Another sign of this interference problem: The game has you roll up 5 different lifelines, which give you glimpses of your character’s back story. But the rules are largely silent about what to do with these lifelines apart from the various mechanical and resource benefits they afford. Similarly, the game asks you to write out character goals and says you MIGHT write up a character story, but it doesn’t give the GM any advice about what to do with these elements.

Here’s what I’d suggest (and what we’ve largely done in our own game): If you are the GM, go through a character generation session. At the close, tell the players to send you a character story (perhaps giving a strict word limit to avoid anyone from gushing) along with a list of character goals. Make these two things mandatory, and tell them to send them to you at least a few days before the next game session.  Make sure that there are some small connections and overlaps between characters. Maybe have pairs of characters think of one goal that they share. The GM should then use those character stories and goals to help design the first adventure or opening encounters on the following week.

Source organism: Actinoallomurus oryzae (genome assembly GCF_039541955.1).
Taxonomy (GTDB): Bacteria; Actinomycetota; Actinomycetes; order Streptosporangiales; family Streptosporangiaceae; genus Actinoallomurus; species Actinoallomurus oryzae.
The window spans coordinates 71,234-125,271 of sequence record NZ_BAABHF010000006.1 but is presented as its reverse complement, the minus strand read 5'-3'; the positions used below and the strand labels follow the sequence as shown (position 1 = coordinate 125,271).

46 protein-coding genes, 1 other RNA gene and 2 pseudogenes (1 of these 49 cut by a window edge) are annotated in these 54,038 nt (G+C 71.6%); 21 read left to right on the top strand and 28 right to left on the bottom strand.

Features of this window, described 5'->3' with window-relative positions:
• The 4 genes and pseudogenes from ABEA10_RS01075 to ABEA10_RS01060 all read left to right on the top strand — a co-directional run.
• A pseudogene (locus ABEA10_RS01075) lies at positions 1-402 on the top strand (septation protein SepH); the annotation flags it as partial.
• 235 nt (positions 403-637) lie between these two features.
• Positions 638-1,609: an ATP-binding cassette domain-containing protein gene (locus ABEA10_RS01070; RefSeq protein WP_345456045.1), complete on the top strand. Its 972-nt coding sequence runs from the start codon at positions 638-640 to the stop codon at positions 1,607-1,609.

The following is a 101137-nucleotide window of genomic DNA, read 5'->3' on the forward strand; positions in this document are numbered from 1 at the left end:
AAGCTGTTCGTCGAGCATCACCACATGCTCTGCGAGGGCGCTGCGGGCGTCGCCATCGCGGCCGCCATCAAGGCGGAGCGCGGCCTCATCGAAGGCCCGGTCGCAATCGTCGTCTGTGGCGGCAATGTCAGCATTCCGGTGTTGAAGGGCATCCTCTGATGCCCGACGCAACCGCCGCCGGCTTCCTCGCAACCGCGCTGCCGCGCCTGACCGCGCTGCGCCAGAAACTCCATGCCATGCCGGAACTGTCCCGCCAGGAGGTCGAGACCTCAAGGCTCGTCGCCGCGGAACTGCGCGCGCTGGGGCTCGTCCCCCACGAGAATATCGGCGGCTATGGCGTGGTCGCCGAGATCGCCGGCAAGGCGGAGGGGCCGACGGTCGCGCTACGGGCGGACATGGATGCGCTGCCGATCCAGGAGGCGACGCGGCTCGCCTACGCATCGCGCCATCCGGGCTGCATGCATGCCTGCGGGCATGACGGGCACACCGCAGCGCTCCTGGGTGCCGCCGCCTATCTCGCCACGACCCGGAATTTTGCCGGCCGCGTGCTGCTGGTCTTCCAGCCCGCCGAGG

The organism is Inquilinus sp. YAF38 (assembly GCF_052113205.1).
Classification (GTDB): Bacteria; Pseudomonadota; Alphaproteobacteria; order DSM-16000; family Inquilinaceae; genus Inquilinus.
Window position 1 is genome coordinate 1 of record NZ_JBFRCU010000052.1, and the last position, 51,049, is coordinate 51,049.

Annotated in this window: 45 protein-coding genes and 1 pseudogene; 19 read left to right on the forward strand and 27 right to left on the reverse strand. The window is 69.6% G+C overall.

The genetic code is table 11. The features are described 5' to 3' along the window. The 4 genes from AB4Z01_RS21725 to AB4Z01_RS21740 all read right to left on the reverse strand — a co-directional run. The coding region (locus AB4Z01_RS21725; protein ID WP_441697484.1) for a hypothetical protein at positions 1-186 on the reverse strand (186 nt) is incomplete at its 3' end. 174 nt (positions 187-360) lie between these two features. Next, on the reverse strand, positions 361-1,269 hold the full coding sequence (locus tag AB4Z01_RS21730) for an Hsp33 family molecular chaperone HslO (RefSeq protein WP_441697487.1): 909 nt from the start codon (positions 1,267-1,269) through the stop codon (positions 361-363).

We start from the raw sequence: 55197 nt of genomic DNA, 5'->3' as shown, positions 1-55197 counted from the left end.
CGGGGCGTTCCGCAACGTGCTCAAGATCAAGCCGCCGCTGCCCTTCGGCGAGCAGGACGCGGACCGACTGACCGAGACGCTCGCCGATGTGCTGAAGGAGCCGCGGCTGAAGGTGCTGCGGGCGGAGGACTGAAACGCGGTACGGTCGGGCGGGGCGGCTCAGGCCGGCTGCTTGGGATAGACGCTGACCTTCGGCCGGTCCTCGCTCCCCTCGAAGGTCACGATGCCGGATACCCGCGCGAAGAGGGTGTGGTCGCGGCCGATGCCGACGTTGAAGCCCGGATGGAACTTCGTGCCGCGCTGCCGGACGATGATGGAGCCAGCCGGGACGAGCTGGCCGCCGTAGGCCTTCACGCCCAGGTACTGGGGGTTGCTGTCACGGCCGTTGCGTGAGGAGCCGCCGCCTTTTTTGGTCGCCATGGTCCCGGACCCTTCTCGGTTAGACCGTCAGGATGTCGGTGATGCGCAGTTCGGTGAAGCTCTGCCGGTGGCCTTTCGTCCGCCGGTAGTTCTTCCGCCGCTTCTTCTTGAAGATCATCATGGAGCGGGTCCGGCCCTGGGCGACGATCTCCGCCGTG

This aspect of the game really needs more fleshing out than my brief suggestion here. But if this were accomplished--that is, if there was a more completely articulated procedure for working from the goals and lifelines into the initial adventure--the game would shift into an even higher gear. In our game Ross has accomplished much of what I’m suggesting here, but much of that is a result of his own instincts as a GM as opposed to specific guidance from the game.

Miscellaneous Quibbles and Questions